One of the greatest risks to information security today is third parties sprawling throughout an organization’s supply chain. Target, The Home Depot, Anthem, the United States Office of Personnel Management—in all of these headline-news data breaches third-party vendors contributed to the breach. But these are just the ones that caught the eye of the media. To strengthen a company’s resilience to these threats, company leadership must advance their supplier management program to include a risk-based information security management program.
A key step in this evolution of supplier management is education from the top-down. Company leadership must deeply support this endeavor. Risk management assessments, by their very nature, slow business down, Vizena said. Management may urgently need a new supplier of widgets, a new payroll management service or a new point-of-sale system; but when a company has a robust risk management program, the process of evaluating the vendor takes time. For this risk and reward balance to be approved, leadership must advocate the reduction of risk over immediate short-term results, she said. Central to gaining this kind of support is teaching the powers that be the value of cyber risk management, based first and foremost on an understanding of the risk itself.
A company’s third-party risk primarily comes from two directions: a vendor’s access to sensitive data and its access to the network. Companies often misclassify their vendors’ risk levels, focusing myopically on the size of the business or contract, and the type of information being shared. Small- and medium-sized businesses (SMBs) often are overlooked as cost-prohibitive to assess and the benefit of reviewing their security is not seen as outweighing the risks they present. But this assumption could not be more flawed. SMBs present significant risk to the organizations they work for, largely because, unlike a Fortune 500 firm, they do not have the resources (technology, staff, training, etc.) to ensure their own cyber security and that of their own suppliers. And yet, just like the bigger businesses, they may be handling their clients’ sensitive data or have access into their clients’ networks, Vizena pointed out.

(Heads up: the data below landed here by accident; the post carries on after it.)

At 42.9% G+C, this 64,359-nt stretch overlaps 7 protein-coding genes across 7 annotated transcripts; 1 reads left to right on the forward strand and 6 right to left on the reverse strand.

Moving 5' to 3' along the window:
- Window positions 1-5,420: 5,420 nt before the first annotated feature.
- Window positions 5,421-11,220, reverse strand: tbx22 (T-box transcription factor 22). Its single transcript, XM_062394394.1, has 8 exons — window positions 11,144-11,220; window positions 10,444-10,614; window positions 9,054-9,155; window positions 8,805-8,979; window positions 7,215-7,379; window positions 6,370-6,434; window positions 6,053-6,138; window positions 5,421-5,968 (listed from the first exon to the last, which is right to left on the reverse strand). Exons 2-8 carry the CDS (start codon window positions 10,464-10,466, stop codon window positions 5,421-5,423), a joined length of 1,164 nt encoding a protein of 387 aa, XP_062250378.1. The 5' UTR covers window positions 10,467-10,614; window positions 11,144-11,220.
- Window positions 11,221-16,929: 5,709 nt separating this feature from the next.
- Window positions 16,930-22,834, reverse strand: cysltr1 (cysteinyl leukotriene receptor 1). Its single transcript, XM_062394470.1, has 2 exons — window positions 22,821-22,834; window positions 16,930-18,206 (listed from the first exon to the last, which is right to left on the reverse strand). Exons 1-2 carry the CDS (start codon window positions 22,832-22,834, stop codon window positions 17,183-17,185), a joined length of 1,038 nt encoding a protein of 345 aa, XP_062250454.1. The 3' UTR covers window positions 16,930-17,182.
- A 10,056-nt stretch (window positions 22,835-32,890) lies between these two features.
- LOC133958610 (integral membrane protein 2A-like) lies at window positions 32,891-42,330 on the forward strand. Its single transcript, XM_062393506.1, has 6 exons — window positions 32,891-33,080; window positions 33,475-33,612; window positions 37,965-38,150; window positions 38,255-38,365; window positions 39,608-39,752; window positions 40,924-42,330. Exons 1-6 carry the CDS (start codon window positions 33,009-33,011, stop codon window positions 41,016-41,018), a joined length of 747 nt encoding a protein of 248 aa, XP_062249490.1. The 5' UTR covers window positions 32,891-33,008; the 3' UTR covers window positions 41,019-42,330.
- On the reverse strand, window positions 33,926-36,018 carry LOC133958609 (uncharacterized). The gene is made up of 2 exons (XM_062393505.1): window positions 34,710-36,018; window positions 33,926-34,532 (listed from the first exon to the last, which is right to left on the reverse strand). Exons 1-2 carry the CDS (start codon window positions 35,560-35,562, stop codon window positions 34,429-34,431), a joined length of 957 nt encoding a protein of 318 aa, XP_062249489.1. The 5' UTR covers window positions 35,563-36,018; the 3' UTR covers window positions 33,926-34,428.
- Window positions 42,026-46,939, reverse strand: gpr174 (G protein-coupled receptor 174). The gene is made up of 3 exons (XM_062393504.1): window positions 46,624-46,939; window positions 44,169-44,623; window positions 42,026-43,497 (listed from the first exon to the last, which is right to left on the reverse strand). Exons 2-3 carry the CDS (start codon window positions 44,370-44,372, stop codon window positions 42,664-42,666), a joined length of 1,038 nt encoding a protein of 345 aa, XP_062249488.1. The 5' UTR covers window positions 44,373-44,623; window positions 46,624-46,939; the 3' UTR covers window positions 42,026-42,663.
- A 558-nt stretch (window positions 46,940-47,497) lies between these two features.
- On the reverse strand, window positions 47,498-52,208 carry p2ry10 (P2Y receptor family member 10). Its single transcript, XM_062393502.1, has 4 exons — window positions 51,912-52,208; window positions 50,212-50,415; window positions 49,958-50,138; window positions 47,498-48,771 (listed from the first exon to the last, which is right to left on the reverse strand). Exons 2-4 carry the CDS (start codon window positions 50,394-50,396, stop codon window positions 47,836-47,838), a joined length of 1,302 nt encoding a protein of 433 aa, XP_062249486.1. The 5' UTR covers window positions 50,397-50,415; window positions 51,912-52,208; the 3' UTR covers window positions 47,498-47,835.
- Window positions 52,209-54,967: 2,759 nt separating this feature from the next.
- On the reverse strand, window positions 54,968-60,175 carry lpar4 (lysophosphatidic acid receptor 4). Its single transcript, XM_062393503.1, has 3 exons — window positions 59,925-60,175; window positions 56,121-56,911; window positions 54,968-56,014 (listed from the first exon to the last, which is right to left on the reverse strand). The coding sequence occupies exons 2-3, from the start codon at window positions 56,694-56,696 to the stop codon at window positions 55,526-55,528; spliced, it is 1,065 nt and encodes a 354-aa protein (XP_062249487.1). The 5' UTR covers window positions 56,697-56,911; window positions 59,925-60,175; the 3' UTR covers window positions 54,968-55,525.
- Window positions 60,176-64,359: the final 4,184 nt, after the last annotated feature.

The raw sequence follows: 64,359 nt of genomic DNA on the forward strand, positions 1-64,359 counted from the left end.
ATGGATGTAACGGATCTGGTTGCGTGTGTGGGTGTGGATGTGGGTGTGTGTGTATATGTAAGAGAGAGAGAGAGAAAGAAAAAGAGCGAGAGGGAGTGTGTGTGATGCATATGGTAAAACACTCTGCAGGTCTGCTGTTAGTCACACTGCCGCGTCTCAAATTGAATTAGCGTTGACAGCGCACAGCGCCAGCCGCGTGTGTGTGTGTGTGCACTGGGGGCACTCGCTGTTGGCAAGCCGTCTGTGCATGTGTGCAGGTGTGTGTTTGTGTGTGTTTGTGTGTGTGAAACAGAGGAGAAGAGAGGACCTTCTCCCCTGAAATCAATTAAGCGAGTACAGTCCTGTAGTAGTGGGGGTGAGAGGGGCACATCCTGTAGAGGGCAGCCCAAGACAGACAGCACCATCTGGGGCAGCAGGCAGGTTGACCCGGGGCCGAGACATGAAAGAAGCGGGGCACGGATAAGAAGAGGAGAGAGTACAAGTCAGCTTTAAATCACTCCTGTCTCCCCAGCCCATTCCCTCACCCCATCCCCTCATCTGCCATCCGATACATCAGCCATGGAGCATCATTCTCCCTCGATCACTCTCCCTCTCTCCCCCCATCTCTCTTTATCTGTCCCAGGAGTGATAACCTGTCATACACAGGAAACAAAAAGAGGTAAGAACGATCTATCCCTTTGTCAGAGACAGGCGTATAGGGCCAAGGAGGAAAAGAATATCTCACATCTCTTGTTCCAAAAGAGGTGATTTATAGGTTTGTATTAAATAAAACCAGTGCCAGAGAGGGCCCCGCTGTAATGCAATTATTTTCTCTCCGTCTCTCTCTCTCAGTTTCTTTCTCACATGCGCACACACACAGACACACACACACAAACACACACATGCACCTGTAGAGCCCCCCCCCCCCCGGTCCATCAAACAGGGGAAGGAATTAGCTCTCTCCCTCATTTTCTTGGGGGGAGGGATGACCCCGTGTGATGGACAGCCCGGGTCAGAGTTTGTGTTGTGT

DatumSec demonstrated SMBs’ weakness in cyber security management by revealing the results of an eye-opening study where they assessed hundreds of small- and medium-sized businesses. DatumSec evaluated the businesses against two major measures: the security of their external posture, which includes the configuration of their domain and email, for example, and the security of their internal posture, referring to security issues managed internally like password strength, the installation of software updates, and remote workers. Nearly one quarter of the companies’ external postures were given a failing grade, and, of this group, none passed the internal security test. Meanwhile, of those that exhibited good external posture, still more than half failed the internal security test.
Organizations must begin to assess their supply chain based on the real risk suppliers present, rather than a more arbitrary risk measure such as contract size. And this more enhanced type of supplier identification process should merge into a more enhanced review of the vendor’s cyber security operations. Vizena said, in the past, when cyber was incorporated into a supplier risk management program, the approach was very “check-the-box”. Are they PCI-DSS compliant? Check. Are they HIPPA-compliant? Check. Often this process was completed only once, upon hiring the entity. But compliance does not equal security and a moment-in-time “evaluation” doesn’t always line up with the changes in business relationship, access to systems and data, and the threat landscape.
Stroz Friedberg firmly believes in risk-based, third-party risk management programs that are standardized to enable scale — touching both SMBs and larger businesses — but that are in-depth enough to draw out meaningful revelations. The assessments should involve verbal interviews with company leadership and information security executives, quantitative measures such as those that track cyber risk, and thorough due diligence looking into both the public record and, when necessary, tapping local sources. In the best case scenario, the results of this assessment should be rolled up into a risk score, enabling organizations to directly compare the risk level of their various relationships and understand where controls for mitigation should be implemented.
Again, it must be reiterated, that all of this depends on the buy-in of leadership. Third-party cyber risk management must be managed across the enterprise, above and beyond silos. It must be evangelized by the individuals assessing performance so that short-term rewards do not compromise long-term, existential risks. And, it’s essential for building a culture that values security — a perspective that can transcend one’s own company extending to others with which it does business.